The response of the executive branch to this threat has evolved and become more resourceful, like immunity to an affliction after recurrences of it. Where President Nixon spared the country the agony after it had made probably terminal inroads, President Reagan in the Iran-Contra affair, a minor matter involving a popular president near the end of his term, with plausible deniability, just said “I don’t recall,” and it passed. President Clinton, as Whitewater was transmogrified into the blue dress and likely perjury to a grand jury, fought it out, and his opponents got a 50–50 split on one count, but did not come close to removal. Now, finally, comes a president armed with a decisive legal and political advantage who is happy to meet his accusers and massacre them if they charge. If Speaker Pelosi can’t restrain the far-left imbeciles from voting impeachment, they will not even hold the Democrats in the Senate. There is no evidence to convict this president of anything, and the country will be outraged.

The Democrats have painted themselves into a corner. They must put up or shut up, impeach or back down. The president has called their bluff and the game is about to end, either an embarrassing defeat for the Democrats or political annihilation. Pelosi is no galvanizing leader, but she is a cagey veteran. She has tried to warn her more-furious caucus members of what they are getting into but is obviously having trouble controlling her partisans. I assume contemplation of what awaits will induce the House Democrats to opt for a trip to the woodshed over the political gallows, but it would be impetuous to bet a five-cent cigar on their collective judgment. Their attempt at regicide has failed completely; it’s still a bit of a long shot, but they might just manage suicide, not from justified conscientious shame, but out of witless antagonism. One way or the other, the papier-mâché Damoclean sword of impeachment will disintegrate just as the prominent Democrats who grievously abused their offices in trying to destroy Trump get ready for their own trials. Both sides come to bat in this legal game, and the Democrats have struck out.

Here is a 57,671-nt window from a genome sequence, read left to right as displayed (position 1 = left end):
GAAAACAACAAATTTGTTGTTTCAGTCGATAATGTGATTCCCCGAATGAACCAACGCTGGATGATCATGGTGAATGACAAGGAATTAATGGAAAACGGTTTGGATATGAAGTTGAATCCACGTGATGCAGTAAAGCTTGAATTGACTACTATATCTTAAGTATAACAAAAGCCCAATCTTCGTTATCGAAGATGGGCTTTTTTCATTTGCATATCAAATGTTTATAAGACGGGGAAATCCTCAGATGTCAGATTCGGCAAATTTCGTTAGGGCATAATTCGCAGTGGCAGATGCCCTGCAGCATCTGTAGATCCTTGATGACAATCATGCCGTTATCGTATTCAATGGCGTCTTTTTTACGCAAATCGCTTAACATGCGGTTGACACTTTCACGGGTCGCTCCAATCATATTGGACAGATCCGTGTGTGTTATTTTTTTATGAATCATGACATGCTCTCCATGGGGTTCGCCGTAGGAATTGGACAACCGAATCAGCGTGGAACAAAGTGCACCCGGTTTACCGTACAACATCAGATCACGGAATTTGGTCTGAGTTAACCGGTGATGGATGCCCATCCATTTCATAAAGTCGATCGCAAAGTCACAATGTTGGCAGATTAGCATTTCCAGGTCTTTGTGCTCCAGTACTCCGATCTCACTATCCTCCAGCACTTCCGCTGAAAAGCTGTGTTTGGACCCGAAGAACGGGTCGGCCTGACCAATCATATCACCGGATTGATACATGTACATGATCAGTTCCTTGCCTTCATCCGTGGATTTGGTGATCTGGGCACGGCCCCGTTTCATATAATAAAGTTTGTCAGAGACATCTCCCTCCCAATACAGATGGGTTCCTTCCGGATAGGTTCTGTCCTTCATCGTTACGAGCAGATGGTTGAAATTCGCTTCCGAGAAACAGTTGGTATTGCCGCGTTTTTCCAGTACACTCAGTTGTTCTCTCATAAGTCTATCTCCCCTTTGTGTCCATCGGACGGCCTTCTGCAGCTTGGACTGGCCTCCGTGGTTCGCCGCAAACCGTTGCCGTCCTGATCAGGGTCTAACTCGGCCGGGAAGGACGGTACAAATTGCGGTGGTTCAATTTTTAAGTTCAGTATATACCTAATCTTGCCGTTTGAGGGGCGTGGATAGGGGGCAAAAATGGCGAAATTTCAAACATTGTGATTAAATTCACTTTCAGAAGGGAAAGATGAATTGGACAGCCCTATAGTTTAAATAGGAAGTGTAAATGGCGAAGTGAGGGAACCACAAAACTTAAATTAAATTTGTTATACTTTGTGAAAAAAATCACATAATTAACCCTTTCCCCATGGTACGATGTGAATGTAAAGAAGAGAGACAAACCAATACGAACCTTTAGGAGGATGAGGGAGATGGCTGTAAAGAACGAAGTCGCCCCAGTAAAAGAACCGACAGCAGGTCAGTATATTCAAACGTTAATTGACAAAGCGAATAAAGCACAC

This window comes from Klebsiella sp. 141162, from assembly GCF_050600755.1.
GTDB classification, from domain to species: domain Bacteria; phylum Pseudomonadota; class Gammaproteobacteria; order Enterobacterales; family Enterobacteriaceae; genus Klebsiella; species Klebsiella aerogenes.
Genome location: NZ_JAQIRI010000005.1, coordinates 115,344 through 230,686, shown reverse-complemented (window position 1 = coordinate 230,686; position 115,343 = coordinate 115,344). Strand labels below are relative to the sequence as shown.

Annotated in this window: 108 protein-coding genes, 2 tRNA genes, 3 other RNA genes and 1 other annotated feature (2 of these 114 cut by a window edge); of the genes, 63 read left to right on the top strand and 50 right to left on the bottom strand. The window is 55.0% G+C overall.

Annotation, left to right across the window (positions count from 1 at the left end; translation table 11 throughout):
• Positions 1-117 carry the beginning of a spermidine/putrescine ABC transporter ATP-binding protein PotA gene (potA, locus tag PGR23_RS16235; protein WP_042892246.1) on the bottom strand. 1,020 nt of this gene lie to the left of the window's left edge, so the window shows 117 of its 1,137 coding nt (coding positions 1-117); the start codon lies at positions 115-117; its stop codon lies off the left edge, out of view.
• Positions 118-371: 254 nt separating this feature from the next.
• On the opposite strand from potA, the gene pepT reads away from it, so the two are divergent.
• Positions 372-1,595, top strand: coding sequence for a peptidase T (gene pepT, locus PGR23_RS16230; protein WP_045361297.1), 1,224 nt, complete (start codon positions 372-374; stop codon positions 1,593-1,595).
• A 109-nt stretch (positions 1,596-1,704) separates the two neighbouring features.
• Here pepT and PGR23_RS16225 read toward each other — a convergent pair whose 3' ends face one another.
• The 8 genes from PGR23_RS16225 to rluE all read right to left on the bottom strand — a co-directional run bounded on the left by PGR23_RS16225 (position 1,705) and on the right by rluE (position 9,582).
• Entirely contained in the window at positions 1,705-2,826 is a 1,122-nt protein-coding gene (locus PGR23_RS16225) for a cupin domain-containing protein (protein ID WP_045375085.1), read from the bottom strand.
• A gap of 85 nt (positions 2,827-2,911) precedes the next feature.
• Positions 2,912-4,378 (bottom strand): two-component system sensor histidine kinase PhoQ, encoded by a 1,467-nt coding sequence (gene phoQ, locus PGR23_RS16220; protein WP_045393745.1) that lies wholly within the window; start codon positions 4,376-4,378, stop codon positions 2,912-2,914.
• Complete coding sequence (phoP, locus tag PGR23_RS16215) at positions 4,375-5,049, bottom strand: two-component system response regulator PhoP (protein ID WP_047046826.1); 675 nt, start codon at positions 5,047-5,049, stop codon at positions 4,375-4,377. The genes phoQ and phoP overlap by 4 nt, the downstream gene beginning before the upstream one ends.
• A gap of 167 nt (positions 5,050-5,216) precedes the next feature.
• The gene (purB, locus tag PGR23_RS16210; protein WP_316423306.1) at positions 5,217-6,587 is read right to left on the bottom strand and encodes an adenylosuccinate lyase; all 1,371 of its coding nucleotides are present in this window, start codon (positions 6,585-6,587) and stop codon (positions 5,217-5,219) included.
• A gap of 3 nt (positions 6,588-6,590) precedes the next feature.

First published in National Review Online.

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Posted on 05/23/2019 4:05 AM by Conrad Black